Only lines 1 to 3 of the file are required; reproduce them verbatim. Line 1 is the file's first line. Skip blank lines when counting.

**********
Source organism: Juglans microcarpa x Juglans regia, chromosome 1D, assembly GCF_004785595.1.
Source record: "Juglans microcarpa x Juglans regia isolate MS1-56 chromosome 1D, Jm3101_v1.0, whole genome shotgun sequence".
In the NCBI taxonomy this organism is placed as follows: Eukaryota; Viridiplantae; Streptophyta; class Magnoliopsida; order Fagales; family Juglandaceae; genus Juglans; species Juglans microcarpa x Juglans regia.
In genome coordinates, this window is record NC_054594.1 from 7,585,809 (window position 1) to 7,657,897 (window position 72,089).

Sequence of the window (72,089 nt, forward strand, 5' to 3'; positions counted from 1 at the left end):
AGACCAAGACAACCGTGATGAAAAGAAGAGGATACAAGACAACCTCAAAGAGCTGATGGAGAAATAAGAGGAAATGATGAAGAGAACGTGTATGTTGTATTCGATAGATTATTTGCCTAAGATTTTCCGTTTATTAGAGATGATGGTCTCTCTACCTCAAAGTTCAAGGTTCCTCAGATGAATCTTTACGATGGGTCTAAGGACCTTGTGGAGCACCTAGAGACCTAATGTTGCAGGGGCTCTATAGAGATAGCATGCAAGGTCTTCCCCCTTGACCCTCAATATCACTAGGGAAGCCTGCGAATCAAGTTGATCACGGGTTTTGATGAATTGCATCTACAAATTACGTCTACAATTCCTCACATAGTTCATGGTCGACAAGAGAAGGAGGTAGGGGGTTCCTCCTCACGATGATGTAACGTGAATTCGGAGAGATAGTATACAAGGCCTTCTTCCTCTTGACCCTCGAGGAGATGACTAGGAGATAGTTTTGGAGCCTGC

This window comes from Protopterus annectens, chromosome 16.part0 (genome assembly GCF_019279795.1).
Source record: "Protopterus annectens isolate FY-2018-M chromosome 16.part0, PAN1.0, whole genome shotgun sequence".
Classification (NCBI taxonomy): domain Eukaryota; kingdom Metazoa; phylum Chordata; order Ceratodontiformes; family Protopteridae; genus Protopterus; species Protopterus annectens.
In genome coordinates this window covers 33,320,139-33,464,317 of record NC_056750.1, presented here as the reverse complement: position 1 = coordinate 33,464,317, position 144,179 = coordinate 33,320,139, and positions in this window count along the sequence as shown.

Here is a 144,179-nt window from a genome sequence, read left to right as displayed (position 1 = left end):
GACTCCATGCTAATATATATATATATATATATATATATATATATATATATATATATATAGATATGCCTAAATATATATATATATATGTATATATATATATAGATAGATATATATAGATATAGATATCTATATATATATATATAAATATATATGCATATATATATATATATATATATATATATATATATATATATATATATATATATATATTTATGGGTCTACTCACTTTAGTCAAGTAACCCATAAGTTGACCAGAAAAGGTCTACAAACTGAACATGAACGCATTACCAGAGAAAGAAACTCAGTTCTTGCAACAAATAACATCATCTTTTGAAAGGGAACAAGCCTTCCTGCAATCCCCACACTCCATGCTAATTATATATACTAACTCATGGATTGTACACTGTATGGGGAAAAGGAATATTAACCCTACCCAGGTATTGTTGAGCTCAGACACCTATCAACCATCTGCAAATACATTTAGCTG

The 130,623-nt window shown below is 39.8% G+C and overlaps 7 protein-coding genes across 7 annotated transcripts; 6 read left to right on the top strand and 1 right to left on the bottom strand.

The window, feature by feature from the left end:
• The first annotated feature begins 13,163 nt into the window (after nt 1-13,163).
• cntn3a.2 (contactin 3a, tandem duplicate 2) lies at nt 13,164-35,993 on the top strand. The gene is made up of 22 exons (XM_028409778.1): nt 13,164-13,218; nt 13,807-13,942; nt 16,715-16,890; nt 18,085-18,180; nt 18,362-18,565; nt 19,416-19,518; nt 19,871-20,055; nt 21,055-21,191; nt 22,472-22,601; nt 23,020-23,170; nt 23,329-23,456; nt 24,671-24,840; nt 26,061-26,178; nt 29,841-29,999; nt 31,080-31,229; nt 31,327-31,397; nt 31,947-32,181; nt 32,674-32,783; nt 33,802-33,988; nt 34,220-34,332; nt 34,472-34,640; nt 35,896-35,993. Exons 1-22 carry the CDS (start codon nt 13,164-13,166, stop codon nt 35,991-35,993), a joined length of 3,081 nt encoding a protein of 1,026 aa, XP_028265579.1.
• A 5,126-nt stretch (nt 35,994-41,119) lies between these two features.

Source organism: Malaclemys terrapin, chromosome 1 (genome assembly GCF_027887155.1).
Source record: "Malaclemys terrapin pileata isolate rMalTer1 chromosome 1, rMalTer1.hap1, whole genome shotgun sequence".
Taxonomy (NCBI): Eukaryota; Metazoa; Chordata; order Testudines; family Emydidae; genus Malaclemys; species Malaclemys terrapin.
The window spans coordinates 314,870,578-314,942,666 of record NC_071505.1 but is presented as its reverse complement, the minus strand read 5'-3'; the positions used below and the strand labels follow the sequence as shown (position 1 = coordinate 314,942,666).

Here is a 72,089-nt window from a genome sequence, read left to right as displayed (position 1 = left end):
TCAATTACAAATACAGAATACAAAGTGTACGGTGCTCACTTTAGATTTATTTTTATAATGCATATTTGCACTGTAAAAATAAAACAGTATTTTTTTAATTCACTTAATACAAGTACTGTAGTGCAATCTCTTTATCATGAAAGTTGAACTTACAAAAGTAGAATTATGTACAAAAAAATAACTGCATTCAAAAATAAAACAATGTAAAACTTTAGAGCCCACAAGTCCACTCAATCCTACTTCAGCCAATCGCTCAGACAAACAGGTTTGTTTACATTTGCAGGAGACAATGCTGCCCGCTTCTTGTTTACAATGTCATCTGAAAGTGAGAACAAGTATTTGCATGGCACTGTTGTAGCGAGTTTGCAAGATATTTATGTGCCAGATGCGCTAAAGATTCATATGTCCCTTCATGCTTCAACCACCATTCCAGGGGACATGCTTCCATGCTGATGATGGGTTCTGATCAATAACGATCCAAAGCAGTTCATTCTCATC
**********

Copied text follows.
Source organism: Juglans microcarpa x Juglans regia, chromosome 1D, assembly GCF_004785595.1.
Source record: "Juglans microcarpa x Juglans regia isolate MS1-56 chromosome 1D, Jm3101_v1.0, whole genome shotgun sequence".
In the NCBI taxonomy this organism is placed as follows: Eukaryota; Viridiplantae; Streptophyta; class Magnoliopsida; order Fagales; family Juglandaceae; genus Juglans; species Juglans microcarpa x Juglans regia.